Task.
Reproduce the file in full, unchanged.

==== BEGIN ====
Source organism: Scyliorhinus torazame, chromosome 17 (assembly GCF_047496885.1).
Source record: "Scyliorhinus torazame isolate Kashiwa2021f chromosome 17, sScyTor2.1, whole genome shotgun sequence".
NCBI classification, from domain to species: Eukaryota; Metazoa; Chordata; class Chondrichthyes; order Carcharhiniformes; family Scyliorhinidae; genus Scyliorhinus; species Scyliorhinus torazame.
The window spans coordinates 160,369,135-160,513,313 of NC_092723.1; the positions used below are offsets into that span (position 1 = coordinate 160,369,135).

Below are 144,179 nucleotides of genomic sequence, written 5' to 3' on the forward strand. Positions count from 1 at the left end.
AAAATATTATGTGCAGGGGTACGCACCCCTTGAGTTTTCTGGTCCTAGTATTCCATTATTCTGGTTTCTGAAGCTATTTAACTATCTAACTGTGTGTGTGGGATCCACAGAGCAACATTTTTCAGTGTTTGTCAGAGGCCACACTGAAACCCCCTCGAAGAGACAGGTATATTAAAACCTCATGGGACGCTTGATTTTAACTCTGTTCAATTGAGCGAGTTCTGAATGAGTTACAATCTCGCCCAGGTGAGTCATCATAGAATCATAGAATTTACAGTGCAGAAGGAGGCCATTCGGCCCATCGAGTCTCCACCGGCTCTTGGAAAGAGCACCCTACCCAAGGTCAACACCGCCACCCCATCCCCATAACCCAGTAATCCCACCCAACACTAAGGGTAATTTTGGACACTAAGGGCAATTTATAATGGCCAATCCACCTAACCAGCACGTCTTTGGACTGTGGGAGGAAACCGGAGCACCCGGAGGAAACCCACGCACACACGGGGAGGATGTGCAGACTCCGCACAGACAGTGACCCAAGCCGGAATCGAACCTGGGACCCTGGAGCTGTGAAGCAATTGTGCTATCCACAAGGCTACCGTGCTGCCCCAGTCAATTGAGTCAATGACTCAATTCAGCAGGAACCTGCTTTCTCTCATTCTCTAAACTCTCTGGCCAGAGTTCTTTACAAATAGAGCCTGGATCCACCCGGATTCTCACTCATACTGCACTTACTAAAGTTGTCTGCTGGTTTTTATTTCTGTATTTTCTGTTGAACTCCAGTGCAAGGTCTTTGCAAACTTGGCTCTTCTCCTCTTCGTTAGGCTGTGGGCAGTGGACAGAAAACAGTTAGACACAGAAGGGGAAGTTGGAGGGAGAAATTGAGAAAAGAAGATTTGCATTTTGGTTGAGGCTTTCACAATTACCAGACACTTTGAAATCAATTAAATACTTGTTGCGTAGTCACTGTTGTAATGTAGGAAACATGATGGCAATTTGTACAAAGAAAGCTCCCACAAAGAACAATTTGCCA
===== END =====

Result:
Source organism: Scyliorhinus torazame, chromosome 17 (assembly GCF_047496885.1).
Source record: "Scyliorhinus torazame isolate Kashiwa2021f chromosome 17, sScyTor2.1, whole genome shotgun sequence".
NCBI classification, from domain to species: Eukaryota; Metazoa; Chordata; class Chondrichthyes; order Carcharhiniformes; family Scyliorhinidae; genus Scyliorhinus; species Scyliorhinus torazame.
The window spans coordinates 160,369,135-160,513,313 of NC_092723.1; the positions used below are offsets into that span (position 1 = coordinate 160,369,135).

Below are 144,179 nucleotides of genomic sequence, written 5' to 3' on the forward strand. Positions count from 1 at the left end.
AAAATATTATGTGCAGGGGTACGCACCCCTTGAGTTTTCTGGTCCTAGTATTCCATTATTCTGGTTTCTGAAGCTATTTAACTATCTAACTGTGTGTGTGGGATCCACAGAGCAACATTTTTCAGTGTTTGTCAGAGGCCACACTGAAACCCCCTCGAAGAGACAGGTATATTAAAACCTCATGGGACGCTTGATTTTAACTCTGTTCAATTGAGCGAGTTCTGAATGAGTTACAATCTCGCCCAGGTGAGTCATCATAGAATCATAGAATTTACAGTGCAGAAGGAGGCCATTCGGCCCATCGAGTCTCCACCGGCTCTTGGAAAGAGCACCCTACCCAAGGTCAACACCGCCACCCCATCCCCATAACCCAGTAATCCCACCCAACACTAAGGGTAATTTTGGACACTAAGGGCAATTTATAATGGCCAATCCACCTAACCAGCACGTCTTTGGACTGTGGGAGGAAACCGGAGCACCCGGAGGAAACCCACGCACACACGGGGAGGATGTGCAGACTCCGCACAGACAGTGACCCAAGCCGGAATCGAACCTGGGACCCTGGAGCTGTGAAGCAATTGTGCTATCCACAAGGCTACCGTGCTGCCCCAGTCAATTGAGTCAATGACTCAATTCAGCAGGAACCTGCTTTCTCTCATTCTCTAAACTCTCTGGCCAGAGTTCTTTACAAATAGAGCCTGGATCCACCCGGATTCTCACTCATACTGCACTTACTAAAGTTGTCTGCTGGTTTTTATTTCTGTATTTTCTGTTGAACTCCAGTGCAAGGTCTTTGCAAACTTGGCTCTTCTCCTCTTCGTTAGGCTGTGGGCAGTGGACAGAAAACAGTTAGACACAGAAGGGGAAGTTGGAGGGAGAAATTGAGAAAAGAAGATTTGCATTTTGGTTGAGGCTTTCACAATTACCAGACACTTTGAAATCAATTAAATACTTGTTGCGTAGTCACTGTTGTAATGTAGGAAACATGATGGCAATTTGTACAAAGAAAGCTCCCACAAAGAACAATTTGCCA